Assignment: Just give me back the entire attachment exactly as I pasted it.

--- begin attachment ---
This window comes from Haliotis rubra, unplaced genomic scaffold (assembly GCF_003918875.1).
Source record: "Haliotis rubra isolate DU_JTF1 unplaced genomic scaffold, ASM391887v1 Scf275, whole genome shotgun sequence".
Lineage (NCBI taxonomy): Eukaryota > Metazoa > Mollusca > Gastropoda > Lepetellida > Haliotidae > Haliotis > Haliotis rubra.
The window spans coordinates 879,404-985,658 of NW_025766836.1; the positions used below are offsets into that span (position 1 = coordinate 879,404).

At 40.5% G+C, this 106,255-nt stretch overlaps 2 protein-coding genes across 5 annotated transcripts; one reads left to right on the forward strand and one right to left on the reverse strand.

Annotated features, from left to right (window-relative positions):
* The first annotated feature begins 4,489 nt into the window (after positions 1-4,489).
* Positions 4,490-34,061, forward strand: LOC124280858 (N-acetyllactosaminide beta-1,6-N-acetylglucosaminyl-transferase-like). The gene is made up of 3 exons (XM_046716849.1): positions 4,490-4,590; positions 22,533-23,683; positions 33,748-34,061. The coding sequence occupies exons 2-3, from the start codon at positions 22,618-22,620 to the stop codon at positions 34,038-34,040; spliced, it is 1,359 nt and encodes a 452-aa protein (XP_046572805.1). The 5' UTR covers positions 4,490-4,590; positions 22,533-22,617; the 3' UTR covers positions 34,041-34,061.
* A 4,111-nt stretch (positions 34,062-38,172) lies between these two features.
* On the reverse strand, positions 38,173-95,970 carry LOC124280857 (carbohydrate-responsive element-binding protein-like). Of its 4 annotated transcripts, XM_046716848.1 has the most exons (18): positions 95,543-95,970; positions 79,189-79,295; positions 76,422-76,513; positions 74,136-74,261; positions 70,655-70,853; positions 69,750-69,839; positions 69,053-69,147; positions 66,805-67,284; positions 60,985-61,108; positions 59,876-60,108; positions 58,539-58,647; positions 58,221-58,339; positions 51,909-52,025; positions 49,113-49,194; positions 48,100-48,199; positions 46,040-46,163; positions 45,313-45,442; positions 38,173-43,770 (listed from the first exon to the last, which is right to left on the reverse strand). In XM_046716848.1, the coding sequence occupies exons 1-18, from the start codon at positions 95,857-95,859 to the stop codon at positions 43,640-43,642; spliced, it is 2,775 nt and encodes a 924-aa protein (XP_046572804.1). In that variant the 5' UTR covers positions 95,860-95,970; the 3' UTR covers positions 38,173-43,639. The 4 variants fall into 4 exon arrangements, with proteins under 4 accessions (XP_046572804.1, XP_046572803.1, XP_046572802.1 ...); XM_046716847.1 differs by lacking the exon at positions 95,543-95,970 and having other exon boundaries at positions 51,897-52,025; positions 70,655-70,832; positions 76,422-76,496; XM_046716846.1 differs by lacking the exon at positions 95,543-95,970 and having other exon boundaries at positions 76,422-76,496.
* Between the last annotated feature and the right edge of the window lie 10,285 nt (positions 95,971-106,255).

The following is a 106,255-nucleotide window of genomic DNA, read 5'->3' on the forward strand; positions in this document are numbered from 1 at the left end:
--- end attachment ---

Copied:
This window comes from Haliotis rubra, unplaced genomic scaffold (assembly GCF_003918875.1).
Source record: "Haliotis rubra isolate DU_JTF1 unplaced genomic scaffold, ASM391887v1 Scf275, whole genome shotgun sequence".
Lineage (NCBI taxonomy): Eukaryota > Metazoa > Mollusca > Gastropoda > Lepetellida > Haliotidae > Haliotis > Haliotis rubra.
The window spans coordinates 879,404-985,658 of NW_025766836.1; the positions used below are offsets into that span (position 1 = coordinate 879,404).

At 40.5% G+C, this 106,255-nt stretch overlaps 2 protein-coding genes across 5 annotated transcripts; one reads left to right on the forward strand and one right to left on the reverse strand.

Annotated features, from left to right (window-relative positions):
* The first annotated feature begins 4,489 nt into the window (after positions 1-4,489).
* Positions 4,490-34,061, forward strand: LOC124280858 (N-acetyllactosaminide beta-1,6-N-acetylglucosaminyl-transferase-like). The gene is made up of 3 exons (XM_046716849.1): positions 4,490-4,590; positions 22,533-23,683; positions 33,748-34,061. The coding sequence occupies exons 2-3, from the start codon at positions 22,618-22,620 to the stop codon at positions 34,038-34,040; spliced, it is 1,359 nt and encodes a 452-aa protein (XP_046572805.1). The 5' UTR covers positions 4,490-4,590; positions 22,533-22,617; the 3' UTR covers positions 34,041-34,061.
* A 4,111-nt stretch (positions 34,062-38,172) lies between these two features.
* On the reverse strand, positions 38,173-95,970 carry LOC124280857 (carbohydrate-responsive element-binding protein-like). Of its 4 annotated transcripts, XM_046716848.1 has the most exons (18): positions 95,543-95,970; positions 79,189-79,295; positions 76,422-76,513; positions 74,136-74,261; positions 70,655-70,853; positions 69,750-69,839; positions 69,053-69,147; positions 66,805-67,284; positions 60,985-61,108; positions 59,876-60,108; positions 58,539-58,647; positions 58,221-58,339; positions 51,909-52,025; positions 49,113-49,194; positions 48,100-48,199; positions 46,040-46,163; positions 45,313-45,442; positions 38,173-43,770 (listed from the first exon to the last, which is right to left on the reverse strand). In XM_046716848.1, the coding sequence occupies exons 1-18, from the start codon at positions 95,857-95,859 to the stop codon at positions 43,640-43,642; spliced, it is 2,775 nt and encodes a 924-aa protein (XP_046572804.1). In that variant the 5' UTR covers positions 95,860-95,970; the 3' UTR covers positions 38,173-43,639. The 4 variants fall into 4 exon arrangements, with proteins under 4 accessions (XP_046572804.1, XP_046572803.1, XP_046572802.1 ...); XM_046716847.1 differs by lacking the exon at positions 95,543-95,970 and having other exon boundaries at positions 51,897-52,025; positions 70,655-70,832; positions 76,422-76,496; XM_046716846.1 differs by lacking the exon at positions 95,543-95,970 and having other exon boundaries at positions 76,422-76,496.
* Between the last annotated feature and the right edge of the window lie 10,285 nt (positions 95,971-106,255).

The following is a 106,255-nucleotide window of genomic DNA, read 5'->3' on the forward strand; positions in this document are numbered from 1 at the left end: